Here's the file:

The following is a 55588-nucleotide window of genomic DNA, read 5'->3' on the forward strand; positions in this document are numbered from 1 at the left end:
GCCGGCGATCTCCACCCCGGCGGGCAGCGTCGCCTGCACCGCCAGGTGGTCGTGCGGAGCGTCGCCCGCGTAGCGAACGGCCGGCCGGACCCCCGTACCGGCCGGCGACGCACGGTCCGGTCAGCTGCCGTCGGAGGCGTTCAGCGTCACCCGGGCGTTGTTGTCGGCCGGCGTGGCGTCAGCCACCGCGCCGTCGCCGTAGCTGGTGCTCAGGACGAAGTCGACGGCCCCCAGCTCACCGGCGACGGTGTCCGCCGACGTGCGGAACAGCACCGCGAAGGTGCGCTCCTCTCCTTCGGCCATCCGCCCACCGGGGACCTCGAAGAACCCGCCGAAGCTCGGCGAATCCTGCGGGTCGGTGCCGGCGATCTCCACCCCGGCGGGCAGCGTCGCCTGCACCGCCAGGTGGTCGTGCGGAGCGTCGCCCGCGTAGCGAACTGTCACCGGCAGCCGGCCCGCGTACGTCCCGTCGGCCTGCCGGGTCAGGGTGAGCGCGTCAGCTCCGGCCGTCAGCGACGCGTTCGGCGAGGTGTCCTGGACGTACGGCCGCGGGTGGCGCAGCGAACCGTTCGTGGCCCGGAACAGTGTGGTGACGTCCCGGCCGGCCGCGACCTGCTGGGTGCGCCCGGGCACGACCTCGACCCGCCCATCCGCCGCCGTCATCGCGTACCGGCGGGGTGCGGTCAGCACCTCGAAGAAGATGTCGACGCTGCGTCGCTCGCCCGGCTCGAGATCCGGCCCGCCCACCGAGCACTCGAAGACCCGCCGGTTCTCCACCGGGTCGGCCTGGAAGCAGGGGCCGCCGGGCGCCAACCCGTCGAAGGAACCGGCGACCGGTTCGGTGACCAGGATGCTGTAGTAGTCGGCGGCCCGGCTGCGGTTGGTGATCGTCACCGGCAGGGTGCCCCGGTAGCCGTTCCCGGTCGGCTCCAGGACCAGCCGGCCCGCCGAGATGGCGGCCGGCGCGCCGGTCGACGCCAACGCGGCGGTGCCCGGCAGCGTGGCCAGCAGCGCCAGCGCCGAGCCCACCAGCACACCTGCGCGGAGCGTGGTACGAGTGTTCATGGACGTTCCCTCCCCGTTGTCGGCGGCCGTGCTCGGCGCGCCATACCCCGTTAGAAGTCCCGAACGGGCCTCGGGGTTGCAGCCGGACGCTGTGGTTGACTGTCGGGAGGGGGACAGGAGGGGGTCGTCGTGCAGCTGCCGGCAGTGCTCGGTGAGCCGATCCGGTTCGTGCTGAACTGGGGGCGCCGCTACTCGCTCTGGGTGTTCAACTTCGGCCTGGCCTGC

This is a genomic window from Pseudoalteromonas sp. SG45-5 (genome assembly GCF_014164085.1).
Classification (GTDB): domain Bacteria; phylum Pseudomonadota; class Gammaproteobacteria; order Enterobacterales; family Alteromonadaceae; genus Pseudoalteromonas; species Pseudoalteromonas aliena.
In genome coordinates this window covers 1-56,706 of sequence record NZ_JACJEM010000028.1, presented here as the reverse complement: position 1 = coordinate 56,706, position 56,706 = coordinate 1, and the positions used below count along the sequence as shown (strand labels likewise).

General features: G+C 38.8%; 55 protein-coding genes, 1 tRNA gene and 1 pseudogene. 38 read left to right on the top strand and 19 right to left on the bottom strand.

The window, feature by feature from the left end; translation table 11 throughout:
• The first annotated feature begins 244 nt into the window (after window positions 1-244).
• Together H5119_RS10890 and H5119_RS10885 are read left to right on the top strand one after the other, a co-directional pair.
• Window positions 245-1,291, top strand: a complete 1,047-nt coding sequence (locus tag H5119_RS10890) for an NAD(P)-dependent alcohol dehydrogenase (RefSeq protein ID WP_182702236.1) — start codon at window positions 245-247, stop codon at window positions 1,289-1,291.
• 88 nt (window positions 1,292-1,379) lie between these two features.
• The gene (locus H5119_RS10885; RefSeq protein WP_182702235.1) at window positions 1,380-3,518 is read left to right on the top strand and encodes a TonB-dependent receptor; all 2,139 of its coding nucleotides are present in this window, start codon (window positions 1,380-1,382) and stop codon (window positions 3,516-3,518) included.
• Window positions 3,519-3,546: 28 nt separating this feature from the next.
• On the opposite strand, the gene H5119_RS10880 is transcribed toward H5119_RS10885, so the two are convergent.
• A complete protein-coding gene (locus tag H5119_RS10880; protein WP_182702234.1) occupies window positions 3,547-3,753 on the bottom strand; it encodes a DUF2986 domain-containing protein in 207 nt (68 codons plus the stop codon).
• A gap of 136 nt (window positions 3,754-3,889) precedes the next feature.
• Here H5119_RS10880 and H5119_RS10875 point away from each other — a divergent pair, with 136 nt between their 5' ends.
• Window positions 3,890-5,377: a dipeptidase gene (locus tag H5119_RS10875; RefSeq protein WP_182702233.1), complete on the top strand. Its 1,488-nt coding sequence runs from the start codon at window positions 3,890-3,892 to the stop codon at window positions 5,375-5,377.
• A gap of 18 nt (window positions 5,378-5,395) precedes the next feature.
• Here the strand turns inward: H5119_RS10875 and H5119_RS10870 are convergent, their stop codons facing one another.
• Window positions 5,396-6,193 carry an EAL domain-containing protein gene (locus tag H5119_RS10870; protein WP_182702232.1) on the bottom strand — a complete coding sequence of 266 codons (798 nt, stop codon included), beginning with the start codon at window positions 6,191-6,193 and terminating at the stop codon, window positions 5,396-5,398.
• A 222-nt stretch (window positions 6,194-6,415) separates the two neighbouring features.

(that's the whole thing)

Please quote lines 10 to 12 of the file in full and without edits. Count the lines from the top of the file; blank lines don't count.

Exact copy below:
• Window positions 245-1,291, top strand: a complete 1,047-nt coding sequence (locus tag H5119_RS10890) for an NAD(P)-dependent alcohol dehydrogenase (RefSeq protein ID WP_182702236.1) — start codon at window positions 245-247, stop codon at window positions 1,289-1,291.
• 88 nt (window positions 1,292-1,379) lie between these two features.
• The gene (locus H5119_RS10885; RefSeq protein WP_182702235.1) at window positions 1,380-3,518 is read left to right on the top strand and encodes a TonB-dependent receptor; all 2,139 of its coding nucleotides are present in this window, start codon (window positions 1,380-1,382) and stop codon (window positions 3,516-3,518) included.